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Thursday, 14 November 1985
Page: 2178


Senator PUPLICK(3.38) —The Aussat Pty Ltd report raises two issues which I would like to examine. One relates to the matter that I was discussing yesterday, the report on remote commercial television services, and deals with the problem of the equalisation of television services. The other deals with the matter of space technology. I am pleased that the Minister for Industry, Technology and Commerce (Senator Button), who is responsible for this area, is in the chamber at the moment.


Senator Button —I am not if I have to listen to you for half an hour.


Senator PUPLICK —The Minister does not know how lucky he is to be getting a little information for a change. The question which arises firstly is the reference on page 10 of the report, which reads as follows:

The Minister for Communications also announced during the year the policy intention that there would be a further expansion of commercial television broadcasting throughout Australia through the concept of equalization of services. This will provide further potential for the use of AUSSAT facilities for the relaying of commercial broadcasting programs throughout Australia.

As I said in discussing the report yesterday, the Government appears to have induced a great deal of confusion into the future of the broadcasting industry by pursuing policies such as equalisation of services at the same time as it is claiming that it has maintained a commitment to localism in broadcasting. Clearly, that is an area which needs to be sorted out fairly promptly by the Government. The Government needs to come down on one side or the other on two policies which are, I believe, mutually exclusive.

The second point which arises in this comment about Aussat is that I am glad to see that the Channel 7 network has now decided to join the 9 and 10 networks to take up some transponder capacity although, for various strategic reasons which I do not think it appropriate to go into in this debate, they have decided to take out a lease on a 12-watt transponder on the existing facility rather than the 30-watt transponders which have been taken by Channel 9 and Channel 10. I think that Channel 9 and Channel 10 are likely to come to the conclusion that, financially, Channel 7 has been a great deal wiser in this matter and they will come to regret having succumbed to the pressures that were put upon them to get into the 30-watt transponder. I believe the 12-watt transponder arrangement that Channel 7 has taken will give it, firstly, access before the others and, secondly, access to more lucrative regional markets to which they are aiming.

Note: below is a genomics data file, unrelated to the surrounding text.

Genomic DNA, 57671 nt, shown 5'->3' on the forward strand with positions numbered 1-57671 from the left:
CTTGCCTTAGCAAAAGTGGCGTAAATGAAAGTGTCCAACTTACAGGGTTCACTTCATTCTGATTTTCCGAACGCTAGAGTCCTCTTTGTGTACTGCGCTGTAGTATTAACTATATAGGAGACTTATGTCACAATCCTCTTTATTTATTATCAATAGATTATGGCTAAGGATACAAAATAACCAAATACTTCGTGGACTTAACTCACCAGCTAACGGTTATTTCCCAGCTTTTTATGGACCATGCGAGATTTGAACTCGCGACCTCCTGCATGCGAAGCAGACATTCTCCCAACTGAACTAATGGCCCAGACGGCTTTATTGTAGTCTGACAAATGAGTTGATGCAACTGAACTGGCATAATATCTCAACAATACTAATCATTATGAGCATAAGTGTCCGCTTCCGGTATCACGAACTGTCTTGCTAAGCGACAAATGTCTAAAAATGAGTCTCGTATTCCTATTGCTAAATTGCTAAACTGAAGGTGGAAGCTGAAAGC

Senator Button —Senator, I want to withdraw what I said earlier. What you are saying is very interesting and I agree with a lot of it. I apologise.


Senator PUPLICK —Thank you, Senator. The second general point I want to make concerns page 4 of the report, which states:

Operational decisions of the year included the selection of the ARIANE rocket to launch the third satellite . . .

Mr Acting Deputy President, as you know, the previous satellites have used the American space shuttle facility. The decision to use the Ariane facility, which was developed through fundamentally French technology but was supported by other countries in the Common Market, I think, again, is an indication of something which the Minister will have immediately before him; that is, the recommendations of the Madigan report and the very strong support that has been given to that by Dr Ken McCracken of the Commonwealth Scientific and Industrial Research Organisation and others in terms of the development of an indigenous space industry. I know that Senator Button and his Department have been keen to promote this and have already indicated that money will be made available at an initial stage for the first series of proposals arising from the Madigan report.

I think that that report and the influence which it is likely to have on government will be quite significant. I have no doubt that this Government is likely to view that with a considerable degree of enthusiasm. I think that in terms of developing one of the potential areas of high technology benefit for Australia, both financially and in scientific, technical and other services, Senator Button has a most exciting prospect within his ministerial capacity to respond to the Madigan report. Hopefully, we will reach the stage where, with an indigenous Australian space industry, we will be able not only to build but also to launch, monitor and make use of our own satellite resources throughout Australia, which will be of benefit to the whole community, to the electronics industry and to technological development in Australia as a whole.